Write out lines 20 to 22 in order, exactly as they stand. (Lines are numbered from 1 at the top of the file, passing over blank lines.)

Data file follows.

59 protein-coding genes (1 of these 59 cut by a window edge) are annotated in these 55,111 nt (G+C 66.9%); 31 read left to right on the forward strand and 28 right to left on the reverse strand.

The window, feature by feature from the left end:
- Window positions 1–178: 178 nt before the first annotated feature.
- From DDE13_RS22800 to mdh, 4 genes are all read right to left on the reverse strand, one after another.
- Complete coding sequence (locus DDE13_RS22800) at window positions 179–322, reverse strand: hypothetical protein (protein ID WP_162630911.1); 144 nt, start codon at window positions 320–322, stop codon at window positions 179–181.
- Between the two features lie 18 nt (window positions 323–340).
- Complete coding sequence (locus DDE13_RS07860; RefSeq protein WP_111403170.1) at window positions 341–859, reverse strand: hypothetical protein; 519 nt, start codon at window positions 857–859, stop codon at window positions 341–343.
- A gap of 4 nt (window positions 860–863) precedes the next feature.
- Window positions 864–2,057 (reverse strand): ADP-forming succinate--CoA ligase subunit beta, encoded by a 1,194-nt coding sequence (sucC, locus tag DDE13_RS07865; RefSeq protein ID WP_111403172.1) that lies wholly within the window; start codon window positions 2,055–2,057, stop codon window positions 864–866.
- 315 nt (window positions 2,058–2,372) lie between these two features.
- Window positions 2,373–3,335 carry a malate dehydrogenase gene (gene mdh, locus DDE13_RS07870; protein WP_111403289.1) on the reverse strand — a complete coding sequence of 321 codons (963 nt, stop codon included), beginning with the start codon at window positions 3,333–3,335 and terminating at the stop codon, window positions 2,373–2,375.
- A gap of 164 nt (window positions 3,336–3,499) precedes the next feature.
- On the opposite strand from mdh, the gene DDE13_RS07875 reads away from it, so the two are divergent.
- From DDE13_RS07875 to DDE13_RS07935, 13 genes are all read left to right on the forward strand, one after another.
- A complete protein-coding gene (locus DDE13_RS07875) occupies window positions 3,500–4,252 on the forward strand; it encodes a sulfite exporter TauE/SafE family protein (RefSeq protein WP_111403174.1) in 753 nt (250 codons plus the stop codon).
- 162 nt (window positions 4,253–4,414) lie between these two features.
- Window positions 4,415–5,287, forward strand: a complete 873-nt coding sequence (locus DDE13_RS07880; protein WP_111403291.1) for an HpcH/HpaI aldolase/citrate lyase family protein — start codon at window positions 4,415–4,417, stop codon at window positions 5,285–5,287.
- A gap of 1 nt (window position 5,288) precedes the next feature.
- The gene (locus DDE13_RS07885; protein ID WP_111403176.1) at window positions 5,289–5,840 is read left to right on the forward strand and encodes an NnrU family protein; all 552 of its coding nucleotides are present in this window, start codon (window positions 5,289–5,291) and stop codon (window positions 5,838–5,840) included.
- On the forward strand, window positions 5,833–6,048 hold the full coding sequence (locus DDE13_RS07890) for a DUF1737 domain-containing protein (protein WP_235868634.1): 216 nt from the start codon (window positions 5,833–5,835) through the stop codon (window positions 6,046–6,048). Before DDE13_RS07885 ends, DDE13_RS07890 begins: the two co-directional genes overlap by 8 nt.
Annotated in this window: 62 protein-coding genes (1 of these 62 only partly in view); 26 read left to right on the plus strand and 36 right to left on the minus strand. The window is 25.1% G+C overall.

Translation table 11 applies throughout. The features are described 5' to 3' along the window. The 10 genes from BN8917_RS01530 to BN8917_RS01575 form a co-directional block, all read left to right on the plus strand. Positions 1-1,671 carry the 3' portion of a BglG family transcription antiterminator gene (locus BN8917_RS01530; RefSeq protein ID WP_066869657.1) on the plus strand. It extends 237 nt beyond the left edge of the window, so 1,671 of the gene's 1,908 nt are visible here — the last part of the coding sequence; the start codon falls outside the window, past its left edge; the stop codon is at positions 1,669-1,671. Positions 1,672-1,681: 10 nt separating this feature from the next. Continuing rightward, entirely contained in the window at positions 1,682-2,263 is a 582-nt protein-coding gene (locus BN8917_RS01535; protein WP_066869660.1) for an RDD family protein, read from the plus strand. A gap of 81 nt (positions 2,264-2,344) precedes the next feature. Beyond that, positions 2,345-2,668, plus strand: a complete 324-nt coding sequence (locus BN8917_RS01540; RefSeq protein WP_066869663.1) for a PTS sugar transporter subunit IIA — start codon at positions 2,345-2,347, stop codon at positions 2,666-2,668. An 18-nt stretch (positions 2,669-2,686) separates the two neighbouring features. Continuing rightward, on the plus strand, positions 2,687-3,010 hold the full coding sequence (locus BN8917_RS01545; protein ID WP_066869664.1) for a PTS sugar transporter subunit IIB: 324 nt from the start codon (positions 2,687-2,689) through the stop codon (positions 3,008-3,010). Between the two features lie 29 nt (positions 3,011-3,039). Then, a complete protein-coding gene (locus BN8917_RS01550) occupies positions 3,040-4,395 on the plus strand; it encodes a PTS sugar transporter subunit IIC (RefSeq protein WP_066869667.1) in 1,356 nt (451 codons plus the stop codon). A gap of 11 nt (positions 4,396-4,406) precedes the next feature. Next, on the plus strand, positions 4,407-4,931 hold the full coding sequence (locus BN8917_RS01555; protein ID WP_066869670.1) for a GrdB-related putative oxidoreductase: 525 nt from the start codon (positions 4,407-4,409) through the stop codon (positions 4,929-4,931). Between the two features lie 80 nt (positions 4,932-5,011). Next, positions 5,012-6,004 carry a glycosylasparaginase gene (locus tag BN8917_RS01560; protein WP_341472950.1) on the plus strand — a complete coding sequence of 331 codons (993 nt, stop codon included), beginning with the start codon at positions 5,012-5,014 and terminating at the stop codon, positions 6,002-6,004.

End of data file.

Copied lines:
- On the forward strand, window positions 5,833–6,048 hold the full coding sequence (locus DDE13_RS07890) for a DUF1737 domain-containing protein (protein WP_235868634.1): 216 nt from the start codon (window positions 5,833–5,835) through the stop codon (window positions 6,046–6,048). Before DDE13_RS07885 ends, DDE13_RS07890 begins: the two co-directional genes overlap by 8 nt.
Annotated in this window: 62 protein-coding genes (1 of these 62 only partly in view); 26 read left to right on the plus strand and 36 right to left on the minus strand. The window is 25.1% G+C overall.

Translation table 11 applies throughout. The features are described 5' to 3' along the window. The 10 genes from BN8917_RS01530 to BN8917_RS01575 form a co-directional block, all read left to right on the plus strand. Positions 1-1,671 carry the 3' portion of a BglG family transcription antiterminator gene (locus BN8917_RS01530; RefSeq protein ID WP_066869657.1) on the plus strand. It extends 237 nt beyond the left edge of the window, so 1,671 of the gene's 1,908 nt are visible here — the last part of the coding sequence; the start codon falls outside the window, past its left edge; the stop codon is at positions 1,669-1,671. Positions 1,672-1,681: 10 nt separating this feature from the next. Continuing rightward, entirely contained in the window at positions 1,682-2,263 is a 582-nt protein-coding gene (locus BN8917_RS01535; protein WP_066869660.1) for an RDD family protein, read from the plus strand. A gap of 81 nt (positions 2,264-2,344) precedes the next feature. Beyond that, positions 2,345-2,668, plus strand: a complete 324-nt coding sequence (locus BN8917_RS01540; RefSeq protein WP_066869663.1) for a PTS sugar transporter subunit IIA — start codon at positions 2,345-2,347, stop codon at positions 2,666-2,668. An 18-nt stretch (positions 2,669-2,686) separates the two neighbouring features. Continuing rightward, on the plus strand, positions 2,687-3,010 hold the full coding sequence (locus BN8917_RS01545; protein ID WP_066869664.1) for a PTS sugar transporter subunit IIB: 324 nt from the start codon (positions 2,687-2,689) through the stop codon (positions 3,008-3,010). Between the two features lie 29 nt (positions 3,011-3,039). Then, a complete protein-coding gene (locus BN8917_RS01550) occupies positions 3,040-4,395 on the plus strand; it encodes a PTS sugar transporter subunit IIC (RefSeq protein WP_066869667.1) in 1,356 nt (451 codons plus the stop codon). A gap of 11 nt (positions 4,396-4,406) precedes the next feature. Next, on the plus strand, positions 4,407-4,931 hold the full coding sequence (locus BN8917_RS01555; protein ID WP_066869670.1) for a GrdB-related putative oxidoreductase: 525 nt from the start codon (positions 4,407-4,409) through the stop codon (positions 4,929-4,931). Between the two features lie 80 nt (positions 4,932-5,011). Next, positions 5,012-6,004 carry a glycosylasparaginase gene (locus tag BN8917_RS01560; protein WP_341472950.1) on the plus strand — a complete coding sequence of 331 codons (993 nt, stop codon included), beginning with the start codon at positions 5,012-5,014 and terminating at the stop codon, positions 6,002-6,004.